Can you freeze vegducken?
We don’t recommend freezing vegducken as the veggies and fillings are water-dense and won’t freeze well. It’s best to eat your vegducken as leftovers!
Vegducken Asian Style
- Kitchen twine
- Basting brush
- 1 (9", 4.5 lbs) butternut squash
- 1 (8", 2 lbs) eggplant
- 1 (6", 500g) bitter melon
- 1/4 (lb, 250g) taro root
Butternut squash layer
- 1 tbsp olive oil
- 2 tbsp sweet ginger glaze
- salt sprinkle
- 2 tbsp olive oil
- 2 tbsp sweet ginger glaze
- salt sprinkle
Taro cake stuffing
- 1/4 cup rice flour or cassava flour (for paleo and keto)
- 1.5 tbsp tapioca flour
- 1/2 cup water for rice batter
- 1 tbsp reserved shiitake liquid for rice batter
- 2 tbsp olive oil for cooking
- 2 tbsp shiitake mushrooms, rehydrated and diced about 2 dried shiitake
- 2 tsp garlic, minced about 2 cloves
- 3 green scallions, chopped
- 1 shallot, diced or 1/4 red onion
- 1/2 tsp salt
- 1/4 tsp five spice powder
- 1/4 tsp white pepper
- 1/4 tsp sesame oil
Spring roll stuffing
- 2 tbsp shiitake mushrooms, rehydrated and sliced about 2 dried shiitake
- 1/4 cup wood ear mushrooms, rehydrated and diced about 1.5T dried wood ear
- 1/4 cup water chestnuts, diced
- 1/4 cup bamboo shoots, chopped into 1" pieces
- 1/4 cup carrot, diced
- 2 green scallions, chopped
- 1 shallot, diced
- 1 tsp garlic, minced about 1 clove
- 1/2 tsp ginger, finely minced
- 1/2 tbsp soy sauce or coconut aminos (for paleo and keto)
- 1/2 tbsp sake or any white cooking wine
- 1/2 tsp white pepper
- 1/4 tsp sesame oil
- 1/4 tsp salt to taste
- 2 tbsp almond flour
- 1 tbsp tapioca flour
- 1 flax egg mix 1 tbsp flax meal with 3 tbsp water
Sweet ginger glaze
- 2 tbsp soy sauce or coconut aminos
- 1.3 tbsp maple syrup (use 1T + 1 tsp)
- 1 tbsp rice vinegar or white vinegar
- 1 tsp sesame oil
- 1 tsp garlic, minced about 1 clove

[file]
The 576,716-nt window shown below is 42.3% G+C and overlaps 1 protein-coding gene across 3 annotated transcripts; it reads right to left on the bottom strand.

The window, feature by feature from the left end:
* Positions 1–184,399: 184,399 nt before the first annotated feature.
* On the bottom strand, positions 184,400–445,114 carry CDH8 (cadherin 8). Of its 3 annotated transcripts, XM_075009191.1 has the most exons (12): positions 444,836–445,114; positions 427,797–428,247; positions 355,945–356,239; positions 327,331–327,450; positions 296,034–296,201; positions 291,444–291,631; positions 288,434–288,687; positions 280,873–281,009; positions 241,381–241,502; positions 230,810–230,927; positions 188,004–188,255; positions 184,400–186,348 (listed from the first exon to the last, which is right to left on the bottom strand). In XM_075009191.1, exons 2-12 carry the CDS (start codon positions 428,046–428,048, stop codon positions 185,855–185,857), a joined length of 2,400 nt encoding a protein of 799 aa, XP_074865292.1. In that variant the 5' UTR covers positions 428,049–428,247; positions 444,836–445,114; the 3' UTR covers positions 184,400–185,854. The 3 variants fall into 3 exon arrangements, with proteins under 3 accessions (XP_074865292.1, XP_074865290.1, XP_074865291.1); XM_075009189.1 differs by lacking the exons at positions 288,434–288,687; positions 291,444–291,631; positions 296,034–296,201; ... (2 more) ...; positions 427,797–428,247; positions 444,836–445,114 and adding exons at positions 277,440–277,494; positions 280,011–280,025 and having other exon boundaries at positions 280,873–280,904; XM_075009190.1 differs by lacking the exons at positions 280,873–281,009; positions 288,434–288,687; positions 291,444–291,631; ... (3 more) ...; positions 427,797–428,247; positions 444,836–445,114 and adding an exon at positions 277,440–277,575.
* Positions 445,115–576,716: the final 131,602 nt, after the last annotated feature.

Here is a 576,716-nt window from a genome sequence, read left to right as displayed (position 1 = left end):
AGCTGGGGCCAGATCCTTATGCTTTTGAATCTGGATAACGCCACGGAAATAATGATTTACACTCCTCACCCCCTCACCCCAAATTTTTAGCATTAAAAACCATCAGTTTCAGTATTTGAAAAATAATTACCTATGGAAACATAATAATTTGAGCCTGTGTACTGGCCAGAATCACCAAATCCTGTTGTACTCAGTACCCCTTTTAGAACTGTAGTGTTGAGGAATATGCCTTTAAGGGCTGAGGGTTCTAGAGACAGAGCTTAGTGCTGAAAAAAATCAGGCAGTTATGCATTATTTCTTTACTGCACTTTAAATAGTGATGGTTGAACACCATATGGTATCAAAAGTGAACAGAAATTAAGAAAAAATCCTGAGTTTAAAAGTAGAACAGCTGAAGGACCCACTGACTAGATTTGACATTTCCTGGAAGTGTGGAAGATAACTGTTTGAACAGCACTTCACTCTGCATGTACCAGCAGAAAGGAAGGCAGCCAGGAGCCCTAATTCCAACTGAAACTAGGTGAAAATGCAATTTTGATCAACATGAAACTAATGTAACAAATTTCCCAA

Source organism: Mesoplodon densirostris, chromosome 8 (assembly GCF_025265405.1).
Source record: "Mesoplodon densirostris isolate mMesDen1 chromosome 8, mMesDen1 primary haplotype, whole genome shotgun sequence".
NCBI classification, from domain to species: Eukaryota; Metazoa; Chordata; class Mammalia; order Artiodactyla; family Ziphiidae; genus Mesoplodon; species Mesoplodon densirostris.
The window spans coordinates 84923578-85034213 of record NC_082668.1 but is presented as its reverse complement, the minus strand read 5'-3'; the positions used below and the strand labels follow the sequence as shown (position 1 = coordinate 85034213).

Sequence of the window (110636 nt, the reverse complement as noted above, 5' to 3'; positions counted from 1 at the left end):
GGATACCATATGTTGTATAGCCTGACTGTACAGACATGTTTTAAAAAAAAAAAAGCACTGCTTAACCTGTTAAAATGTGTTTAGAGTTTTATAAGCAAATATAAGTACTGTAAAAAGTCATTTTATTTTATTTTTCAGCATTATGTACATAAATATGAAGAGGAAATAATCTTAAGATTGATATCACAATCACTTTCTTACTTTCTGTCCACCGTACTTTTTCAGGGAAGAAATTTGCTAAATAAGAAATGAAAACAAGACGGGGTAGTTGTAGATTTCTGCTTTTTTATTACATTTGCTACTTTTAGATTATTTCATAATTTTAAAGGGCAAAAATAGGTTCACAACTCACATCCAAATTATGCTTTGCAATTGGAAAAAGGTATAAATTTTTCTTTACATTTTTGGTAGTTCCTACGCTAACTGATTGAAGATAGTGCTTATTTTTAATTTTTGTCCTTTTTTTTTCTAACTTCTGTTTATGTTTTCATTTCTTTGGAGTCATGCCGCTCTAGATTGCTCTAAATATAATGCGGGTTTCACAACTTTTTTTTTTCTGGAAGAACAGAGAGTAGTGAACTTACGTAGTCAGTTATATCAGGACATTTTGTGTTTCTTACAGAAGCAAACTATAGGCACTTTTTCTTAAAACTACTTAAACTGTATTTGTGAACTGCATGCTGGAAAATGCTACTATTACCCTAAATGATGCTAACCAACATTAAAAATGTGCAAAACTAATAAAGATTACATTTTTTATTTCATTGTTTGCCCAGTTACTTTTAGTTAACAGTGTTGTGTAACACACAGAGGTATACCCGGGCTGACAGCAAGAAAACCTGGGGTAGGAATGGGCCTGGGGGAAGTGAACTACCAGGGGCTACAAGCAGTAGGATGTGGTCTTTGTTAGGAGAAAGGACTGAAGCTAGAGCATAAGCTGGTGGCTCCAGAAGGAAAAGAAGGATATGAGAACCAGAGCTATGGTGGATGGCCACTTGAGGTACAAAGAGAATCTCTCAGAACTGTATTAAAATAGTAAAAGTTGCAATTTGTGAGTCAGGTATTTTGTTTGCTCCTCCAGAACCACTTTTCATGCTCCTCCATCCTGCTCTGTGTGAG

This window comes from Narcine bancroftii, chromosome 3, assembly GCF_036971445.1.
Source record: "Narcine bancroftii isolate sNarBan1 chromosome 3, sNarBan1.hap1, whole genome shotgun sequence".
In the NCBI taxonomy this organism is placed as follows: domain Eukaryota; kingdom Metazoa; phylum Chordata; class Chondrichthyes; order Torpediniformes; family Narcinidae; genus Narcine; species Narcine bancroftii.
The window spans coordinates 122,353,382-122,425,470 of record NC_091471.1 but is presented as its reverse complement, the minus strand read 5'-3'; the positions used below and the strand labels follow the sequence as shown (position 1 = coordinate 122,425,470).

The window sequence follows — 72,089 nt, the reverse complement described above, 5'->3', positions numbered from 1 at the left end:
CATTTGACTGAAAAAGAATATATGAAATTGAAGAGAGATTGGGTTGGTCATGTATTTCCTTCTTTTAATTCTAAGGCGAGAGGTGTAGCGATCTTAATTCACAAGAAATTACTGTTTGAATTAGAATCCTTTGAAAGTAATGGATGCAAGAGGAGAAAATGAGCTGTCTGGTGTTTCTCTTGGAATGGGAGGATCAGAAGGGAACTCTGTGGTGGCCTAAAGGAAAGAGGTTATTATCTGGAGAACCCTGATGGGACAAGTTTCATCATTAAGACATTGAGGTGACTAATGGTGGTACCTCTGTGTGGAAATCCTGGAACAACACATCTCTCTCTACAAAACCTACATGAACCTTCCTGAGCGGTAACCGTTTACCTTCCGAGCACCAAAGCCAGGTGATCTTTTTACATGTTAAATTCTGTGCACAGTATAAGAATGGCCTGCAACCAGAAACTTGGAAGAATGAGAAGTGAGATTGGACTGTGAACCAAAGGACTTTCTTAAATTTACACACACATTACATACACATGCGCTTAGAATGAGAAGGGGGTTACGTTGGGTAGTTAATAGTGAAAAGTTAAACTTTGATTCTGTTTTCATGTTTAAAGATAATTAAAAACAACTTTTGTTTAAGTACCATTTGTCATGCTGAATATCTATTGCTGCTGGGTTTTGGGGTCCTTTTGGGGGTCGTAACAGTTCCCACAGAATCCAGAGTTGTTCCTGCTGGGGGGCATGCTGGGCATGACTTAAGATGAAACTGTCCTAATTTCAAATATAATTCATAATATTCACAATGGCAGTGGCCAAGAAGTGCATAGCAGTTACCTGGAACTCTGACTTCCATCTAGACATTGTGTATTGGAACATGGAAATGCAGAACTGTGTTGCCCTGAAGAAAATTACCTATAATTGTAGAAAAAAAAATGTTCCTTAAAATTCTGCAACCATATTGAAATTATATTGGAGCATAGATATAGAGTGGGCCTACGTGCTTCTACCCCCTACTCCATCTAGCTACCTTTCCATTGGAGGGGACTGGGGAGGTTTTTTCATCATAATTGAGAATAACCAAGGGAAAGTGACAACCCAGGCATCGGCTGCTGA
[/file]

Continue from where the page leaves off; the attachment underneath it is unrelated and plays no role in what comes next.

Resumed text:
- 1 tsp ginger, minced about 1/2" piece
- 1 tsp white pepper
- dash salt to taste
- Preheat oven to 350°F (204°C).
Rehydrate dried mushrooms
- In 2 separate bowls, soak shiitake mushrooms and wood ear mushrooms in hot water for at least 30 minutes. Reserve shiitake mushroom liquid for later.
Make flax egg
- In a bowl, mix 1 tbsp flax meal with 3 tbsp water. Set aside to gel for 20 minutes.
Prep eggplant and bitter melon
- Cut your eggplant in half lengthwise. Scoop out the insides, leaving a 1/2" layer (you can chop and eat the insides later).
- Cut your bitter melon in half lengthwise. Scoop out the insides and toss.
- Salt both eggplant and bitter melon, and rest 20 minutes to sweat out any bitterness.
Prep butternut squash
- Cut your butternut squash in half lengthwise. Scoop out seeds (save for later and roast!). Use a knife to score the squash, leaving a 3/4" border. Score and scoop with a melon scooper (easier than a spoon).
- Drizzle olive oil on butternut squash insides, and rub in oil. Sprinkle with salt.
- Line a baking sheet with parchment paper, and roast butternut squash for 15 minutes at 350°F.
Prep taro cake
- Peel and chop taro into 1/4" cubes. Reserve 1/4 of it.
- In a small pot, add water halfway, then bring to a boil. Drop in the reserved taro. Boil for 10 minutes, until soft. Drain, then mash with a fork. Add 2T reserved shiitake liquid to make a taro slurry.
Make the taro cake rice batter
- In a bowl, add rice flour and tapioca flour. Slowly add 1/2C water and 1T reserved shiitake liquid, and mix into a smooth batter (it should be pretty runny).
- In a sauce pan, add 2T oil, and brown oil and garlic for 4 minutes. Add all other taro cake ingredients including taro slurry, except the rice batter. Mix on low to medium heat for another 4 minutes.